May 31, 2024

Class of 2024: Education researcher sheds light on teacher wellness amid pandemic

Healthy teachers are better able to support student success, says Lisa Taylor
Lisa Taylor enjoying a ride on her mountain bike
Lisa Taylor embodies wellness in her professional and personal life.

Former K-12 teacher Lisa Taylor was in the process of defining her doctoral dissertation topic at the Werklund School of Education when the COVID-19 pandemic hit. Upon learning of the increased exhaustion and stress teachers were enduring because of the outbreak, she knew she had to give voice to their health and wellness experiences. 

“One colleague took to social media and indicated that they were overwhelmed and underappreciated. They stated that the way they used to support their own wellness and self-care was to go for runs, but they just couldn't find their runner’s high anymore. That really stuck with me,” she says.  

Taylor interviewed eight elementary-level teachers to gain a deeper understanding of the difficulties they were facing and what could be done to better support them. Through the discussions, she came to view the contributors as wounded, metaphorically speaking.

"A wound is commonly understood as a physical, visually accessible injury to the skin. However, a wound can also be emotionally experienced, and the concept of wounds as wear and tear sites constantly affected by stressors resonated throughout the data," she explains. 

Complexity of wounds

The stressors contributing to these wounds are profuse. 

According to Taylor, understanding the "complexity of wounds" requires recognizing that teacher health is impacted by complex systems (e.g., the education system, political system, family system) that create unique circumstances for each individual. In addition to pressures within family groups, stressors specific to educators include increased demands with insufficient time — a problem that spans various levels of the education system.

One example shared by the study participants is the ongoing shortage of substitute teachers, which requires them to sacrifice preparation time to cover each other’s classes.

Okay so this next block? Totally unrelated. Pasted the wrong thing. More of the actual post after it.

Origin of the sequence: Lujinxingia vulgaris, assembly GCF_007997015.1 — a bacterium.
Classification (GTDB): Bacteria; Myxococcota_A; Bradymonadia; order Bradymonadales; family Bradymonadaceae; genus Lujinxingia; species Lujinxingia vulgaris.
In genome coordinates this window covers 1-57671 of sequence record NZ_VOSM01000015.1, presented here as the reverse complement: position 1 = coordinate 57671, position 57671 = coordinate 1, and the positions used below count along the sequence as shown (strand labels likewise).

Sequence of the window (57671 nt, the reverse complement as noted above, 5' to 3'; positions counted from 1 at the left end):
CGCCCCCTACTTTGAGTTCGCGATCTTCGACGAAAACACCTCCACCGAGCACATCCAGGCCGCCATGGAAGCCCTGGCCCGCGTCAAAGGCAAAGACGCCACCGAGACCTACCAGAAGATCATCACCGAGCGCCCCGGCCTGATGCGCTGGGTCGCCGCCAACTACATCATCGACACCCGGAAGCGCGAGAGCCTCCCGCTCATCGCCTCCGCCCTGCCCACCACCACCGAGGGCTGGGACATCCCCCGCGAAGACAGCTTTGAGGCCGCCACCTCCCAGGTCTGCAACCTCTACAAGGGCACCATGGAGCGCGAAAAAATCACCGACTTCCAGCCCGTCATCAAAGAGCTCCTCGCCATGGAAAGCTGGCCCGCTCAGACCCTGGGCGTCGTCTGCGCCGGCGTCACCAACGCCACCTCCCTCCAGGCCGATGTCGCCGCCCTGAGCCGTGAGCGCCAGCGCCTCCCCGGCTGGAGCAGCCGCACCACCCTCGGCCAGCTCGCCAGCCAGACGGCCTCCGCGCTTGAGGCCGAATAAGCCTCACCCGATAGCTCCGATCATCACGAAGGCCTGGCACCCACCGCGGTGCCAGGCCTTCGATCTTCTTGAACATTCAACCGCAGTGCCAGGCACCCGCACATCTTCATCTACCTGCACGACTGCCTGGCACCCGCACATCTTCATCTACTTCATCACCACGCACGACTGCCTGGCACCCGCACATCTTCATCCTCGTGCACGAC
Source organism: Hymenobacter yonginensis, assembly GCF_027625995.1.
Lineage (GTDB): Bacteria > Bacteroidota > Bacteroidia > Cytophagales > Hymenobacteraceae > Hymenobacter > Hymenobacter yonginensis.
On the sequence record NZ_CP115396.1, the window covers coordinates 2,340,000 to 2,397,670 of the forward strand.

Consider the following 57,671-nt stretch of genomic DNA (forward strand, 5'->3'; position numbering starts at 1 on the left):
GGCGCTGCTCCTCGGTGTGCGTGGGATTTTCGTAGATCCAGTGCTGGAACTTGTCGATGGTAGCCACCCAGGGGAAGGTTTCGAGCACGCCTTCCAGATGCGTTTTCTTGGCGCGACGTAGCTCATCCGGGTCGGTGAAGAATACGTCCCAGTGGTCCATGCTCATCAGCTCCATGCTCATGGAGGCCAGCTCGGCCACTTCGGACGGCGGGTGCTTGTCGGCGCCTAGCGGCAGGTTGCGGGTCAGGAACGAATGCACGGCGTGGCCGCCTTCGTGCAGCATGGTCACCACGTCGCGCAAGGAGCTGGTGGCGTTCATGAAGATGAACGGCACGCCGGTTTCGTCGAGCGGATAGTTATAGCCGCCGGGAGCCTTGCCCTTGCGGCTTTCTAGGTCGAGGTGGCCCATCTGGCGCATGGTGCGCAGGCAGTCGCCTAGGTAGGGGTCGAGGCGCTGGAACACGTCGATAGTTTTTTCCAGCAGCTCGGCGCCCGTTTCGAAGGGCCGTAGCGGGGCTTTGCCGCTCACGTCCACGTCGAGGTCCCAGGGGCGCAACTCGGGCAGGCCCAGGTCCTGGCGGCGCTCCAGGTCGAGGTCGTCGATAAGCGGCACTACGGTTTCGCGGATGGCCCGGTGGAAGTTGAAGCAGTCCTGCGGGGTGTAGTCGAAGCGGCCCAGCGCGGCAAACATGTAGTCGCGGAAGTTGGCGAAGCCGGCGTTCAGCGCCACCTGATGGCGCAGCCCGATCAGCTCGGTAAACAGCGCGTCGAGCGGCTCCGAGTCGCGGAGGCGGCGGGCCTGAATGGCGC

She says that teachers are doing everything they can in terms of personal wellness, but that the organization bears responsibility for addressing such systemic stressors. 

“It is not that teachers are not running hard enough or drinking enough water. Those are decisions that the teachers can make for themselves for their own self-care. But we need to have resources that are appropriate to each system level.”

Healing forward 

So, how to move forward and heal teachers’ wounds?

Taylor advocates for a trans-systemic care approach involving stakeholders from within and across various systems, including educational and political systems, who can take appropriate action.

“If you take the substitute teacher shortage, we need school district-level personnel to rally the resources that they have to better support teachers. 

“There are school districts in our country that mandate teacher prep time, meaning that if a teacher gives up their time to support their colleagues or the students in the school, they get that time back. But that's not the case in many districts.” 

Taylor also advises administrators to support teacher autonomy and suggests that families reaching out and sharing appreciation are a couple of ways to honour the work teachers have done and continue to do.

Teacher health and student success

While it may be tempting to minimize the importance of educator wellness, Taylor says advocates of health promotion in schools recognize that wellness is a precursor to achievement.

“If a student has not had breakfast, or if they've not slept well, or if they're in an unsafe home, it's going to be difficult for them to reach their potential as learners,” she says. “Similarly, a teacher who is not well, is not likely to achieve their potential as an educator.

“If our teachers are well, then they are better positioned to support our students.”

Taylor works to live wellness in her teaching at Mount Royal University by building relationships with her students.

“This fosters a community where social and emotional wellness has an opportunity to flourish.”

Honouring educators

Taylor earned a Canadian Association for Teacher Education Award for her research. She is grateful for the acknowledgement and the opportunity to advocate for teachers. 

“I think that when you receive an award for the work that you do, it's a form of validation and recognition that this topic is important. I appreciate the recognition that comes with it to really honour the experiences and struggles of teachers.”

Read more inspiring stories about the accomplishments and journeys of the Class of 2024.

Graduates, as you prepare to transition away from student life, we'd like to also welcome you into the UCalgary alumni community. Learn about the programs, benefits and services available exclusively to UCalgary grads, and be sure to keep in touch. 

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